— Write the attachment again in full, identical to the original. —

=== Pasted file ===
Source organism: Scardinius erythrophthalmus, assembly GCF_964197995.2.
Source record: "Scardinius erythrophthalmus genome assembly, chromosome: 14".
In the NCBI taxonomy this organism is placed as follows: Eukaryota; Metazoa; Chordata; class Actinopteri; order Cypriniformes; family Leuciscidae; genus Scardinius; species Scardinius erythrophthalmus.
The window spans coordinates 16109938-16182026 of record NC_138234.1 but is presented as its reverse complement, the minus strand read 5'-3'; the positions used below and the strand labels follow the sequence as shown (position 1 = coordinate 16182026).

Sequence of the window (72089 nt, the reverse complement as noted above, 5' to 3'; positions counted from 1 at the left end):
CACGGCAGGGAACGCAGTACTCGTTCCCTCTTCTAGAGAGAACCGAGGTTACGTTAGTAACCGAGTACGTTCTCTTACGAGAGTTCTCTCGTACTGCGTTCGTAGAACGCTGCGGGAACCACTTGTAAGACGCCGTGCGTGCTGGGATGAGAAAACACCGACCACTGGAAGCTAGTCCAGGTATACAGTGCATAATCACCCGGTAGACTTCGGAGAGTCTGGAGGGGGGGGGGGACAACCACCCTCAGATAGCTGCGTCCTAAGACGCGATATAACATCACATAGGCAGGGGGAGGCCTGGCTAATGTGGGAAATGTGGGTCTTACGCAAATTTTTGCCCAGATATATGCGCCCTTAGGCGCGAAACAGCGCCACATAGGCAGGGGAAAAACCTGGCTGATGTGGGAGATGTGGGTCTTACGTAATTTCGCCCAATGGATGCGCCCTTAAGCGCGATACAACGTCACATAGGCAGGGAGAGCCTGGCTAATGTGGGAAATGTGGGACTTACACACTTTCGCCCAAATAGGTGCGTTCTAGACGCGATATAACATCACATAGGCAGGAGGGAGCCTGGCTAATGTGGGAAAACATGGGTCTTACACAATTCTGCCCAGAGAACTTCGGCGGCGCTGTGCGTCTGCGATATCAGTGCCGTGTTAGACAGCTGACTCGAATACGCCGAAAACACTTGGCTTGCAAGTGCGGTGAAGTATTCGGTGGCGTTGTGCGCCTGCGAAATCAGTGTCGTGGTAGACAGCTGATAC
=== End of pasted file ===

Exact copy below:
Source organism: Scardinius erythrophthalmus, assembly GCF_964197995.2.
Source record: "Scardinius erythrophthalmus genome assembly, chromosome: 14".
In the NCBI taxonomy this organism is placed as follows: Eukaryota; Metazoa; Chordata; class Actinopteri; order Cypriniformes; family Leuciscidae; genus Scardinius; species Scardinius erythrophthalmus.
The window spans coordinates 16109938-16182026 of record NC_138234.1 but is presented as its reverse complement, the minus strand read 5'-3'; the positions used below and the strand labels follow the sequence as shown (position 1 = coordinate 16182026).

Sequence of the window (72089 nt, the reverse complement as noted above, 5' to 3'; positions counted from 1 at the left end):
CACGGCAGGGAACGCAGTACTCGTTCCCTCTTCTAGAGAGAACCGAGGTTACGTTAGTAACCGAGTACGTTCTCTTACGAGAGTTCTCTCGTACTGCGTTCGTAGAACGCTGCGGGAACCACTTGTAAGACGCCGTGCGTGCTGGGATGAGAAAACACCGACCACTGGAAGCTAGTCCAGGTATACAGTGCATAATCACCCGGTAGACTTCGGAGAGTCTGGAGGGGGGGGGGGACAACCACCCTCAGATAGCTGCGTCCTAAGACGCGATATAACATCACATAGGCAGGGGGAGGCCTGGCTAATGTGGGAAATGTGGGTCTTACGCAAATTTTTGCCCAGATATATGCGCCCTTAGGCGCGAAACAGCGCCACATAGGCAGGGGAAAAACCTGGCTGATGTGGGAGATGTGGGTCTTACGTAATTTCGCCCAATGGATGCGCCCTTAAGCGCGATACAACGTCACATAGGCAGGGAGAGCCTGGCTAATGTGGGAAATGTGGGACTTACACACTTTCGCCCAAATAGGTGCGTTCTAGACGCGATATAACATCACATAGGCAGGAGGGAGCCTGGCTAATGTGGGAAAACATGGGTCTTACACAATTCTGCCCAGAGAACTTCGGCGGCGCTGTGCGTCTGCGATATCAGTGCCGTGTTAGACAGCTGACTCGAATACGCCGAAAACACTTGGCTTGCAAGTGCGGTGAAGTATTCGGTGGCGTTGTGCGCCTGCGAAATCAGTGTCGTGGTAGACAGCTGATAC